A Cayley permutation of order \( n \) (so named by Mor and Fraenkel in 1984) is a sequence of \( n \) positive integers whose set of values forms an interval \( [1,k] \) for some \( k \le n \); for instance the ones for which \( k=n \) are just the usual permutations. The number of Cayley permutations is counted by the ordered Bell numbers, but how can the permutations themselves be generated efficiently?
A Cayley permutation of order \( n \) may be transformed into one of order \( n-1 \) by removing its largest value (breaking ties by choosing the last copy of the largest value). This transformation may be viewed as the parent relation of an infinite tree, and traversing this tree recursively leads to the following algorithm:
For instance, for \( n=3 \) it produces as output the sequence of 13 Cayley permutations [1, 2, 3], [1, 2, 2], [1, 3, 2], [3, 1, 2], [1, 1, 2], [1, 1, 1], [1, 2, 1], [2, 1, 1], [2, 1, 3], [2, 1, 2], [2, 3, 1], [2, 2, 1], [3, 2, 1]. Each of the smaller permutations it generates leads to \( n \) or more output permutations, so the linear amount of work that it does when it finds the max of the smaller permutation and then copies it can be amortized away, showing that this algorithm takes constant average time per output. But the time per output is not constant in the worst case: in some of the steps of the algorithm there is a big delay between one output and the next.
For ordinary permutations, constant worst-case time per output is achieved by the Steinhaus–Johnson–Trotter algorithm, which generates the permutations in a Gray code (meaning that two consecutive permutations differ by a single swap of adjacent elements).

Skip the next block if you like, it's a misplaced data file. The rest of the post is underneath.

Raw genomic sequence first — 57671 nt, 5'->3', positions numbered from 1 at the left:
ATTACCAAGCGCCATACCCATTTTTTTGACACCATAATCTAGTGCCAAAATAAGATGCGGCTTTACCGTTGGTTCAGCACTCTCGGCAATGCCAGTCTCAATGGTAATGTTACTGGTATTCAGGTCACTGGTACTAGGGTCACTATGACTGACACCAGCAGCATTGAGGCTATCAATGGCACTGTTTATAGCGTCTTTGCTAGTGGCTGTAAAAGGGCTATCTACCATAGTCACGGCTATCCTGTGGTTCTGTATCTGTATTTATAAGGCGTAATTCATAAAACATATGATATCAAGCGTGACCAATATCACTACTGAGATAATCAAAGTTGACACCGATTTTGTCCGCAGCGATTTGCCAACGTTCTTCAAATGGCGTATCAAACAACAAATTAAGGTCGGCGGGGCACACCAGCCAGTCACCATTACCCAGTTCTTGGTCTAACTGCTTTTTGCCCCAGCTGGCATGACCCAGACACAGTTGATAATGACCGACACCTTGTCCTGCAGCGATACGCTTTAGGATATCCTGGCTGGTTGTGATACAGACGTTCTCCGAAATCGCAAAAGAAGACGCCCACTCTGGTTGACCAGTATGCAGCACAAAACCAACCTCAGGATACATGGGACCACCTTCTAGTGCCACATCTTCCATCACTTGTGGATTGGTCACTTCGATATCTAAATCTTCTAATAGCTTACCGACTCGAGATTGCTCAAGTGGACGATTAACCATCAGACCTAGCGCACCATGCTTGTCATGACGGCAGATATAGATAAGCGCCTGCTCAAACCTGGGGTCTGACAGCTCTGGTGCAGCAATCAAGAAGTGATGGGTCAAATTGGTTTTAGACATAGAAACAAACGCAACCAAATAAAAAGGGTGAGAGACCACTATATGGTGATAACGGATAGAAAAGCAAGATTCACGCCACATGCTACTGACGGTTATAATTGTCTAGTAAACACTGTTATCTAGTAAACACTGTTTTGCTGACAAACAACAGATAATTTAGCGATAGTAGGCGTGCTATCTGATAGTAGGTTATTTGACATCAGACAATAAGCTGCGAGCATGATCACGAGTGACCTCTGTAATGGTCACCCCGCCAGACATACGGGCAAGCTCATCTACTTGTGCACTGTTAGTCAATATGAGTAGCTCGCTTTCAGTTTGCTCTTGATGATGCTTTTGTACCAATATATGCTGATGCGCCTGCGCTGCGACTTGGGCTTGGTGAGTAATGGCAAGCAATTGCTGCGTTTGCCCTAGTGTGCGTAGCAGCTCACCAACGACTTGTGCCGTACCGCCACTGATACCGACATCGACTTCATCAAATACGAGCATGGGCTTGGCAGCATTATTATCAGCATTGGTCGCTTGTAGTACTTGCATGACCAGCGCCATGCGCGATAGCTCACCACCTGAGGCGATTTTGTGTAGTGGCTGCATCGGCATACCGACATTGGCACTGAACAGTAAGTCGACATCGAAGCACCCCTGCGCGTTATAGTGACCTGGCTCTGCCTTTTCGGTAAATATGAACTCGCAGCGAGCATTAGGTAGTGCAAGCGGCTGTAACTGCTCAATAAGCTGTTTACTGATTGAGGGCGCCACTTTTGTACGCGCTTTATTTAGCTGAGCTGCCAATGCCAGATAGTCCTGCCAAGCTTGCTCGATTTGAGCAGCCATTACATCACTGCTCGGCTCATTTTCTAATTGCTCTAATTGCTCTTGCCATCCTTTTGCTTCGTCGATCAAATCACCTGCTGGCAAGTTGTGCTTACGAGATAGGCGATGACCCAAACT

For Cayley permutations, swaps are not enough for a Gray code (they don't change \( k \)). And although the Cayley permutations can be given the structure of a connected graph by operations that change a single value by one, those also don't form a Gray code (each ordinary permutation has degree one in this graph). But maybe swaps together with adding or subtracting one together are enough to define a Gray code. If so, can it be used to generate the Cayley permutations in constant time per permutation?
The obvious idea is to emulate the Steinhaus–Johnson–Trotter algorithm by sweeping the largest value back and forth across the sequence, recursing whenever this sweep reaches one of the ends of the sequence, but this doesn't work; I implemented it using similar but messier code to the one above, but it gave me the non-Gray-code sequence [1, 2, 3], [1, 2, 2], [1, 3, 2], [3, 1, 2], [2, 1, 1], [1, 1, 1], [1, 2, 1], [1, 1, 1], [1, 1, 2], [2, 1, 3], [2, 1, 2], [2, 3, 1], [2, 2, 1], [3, 2, 1]. The problem is that when it recurses, the max of the sequence might be forced to change as well, leading to more than one change in a single step.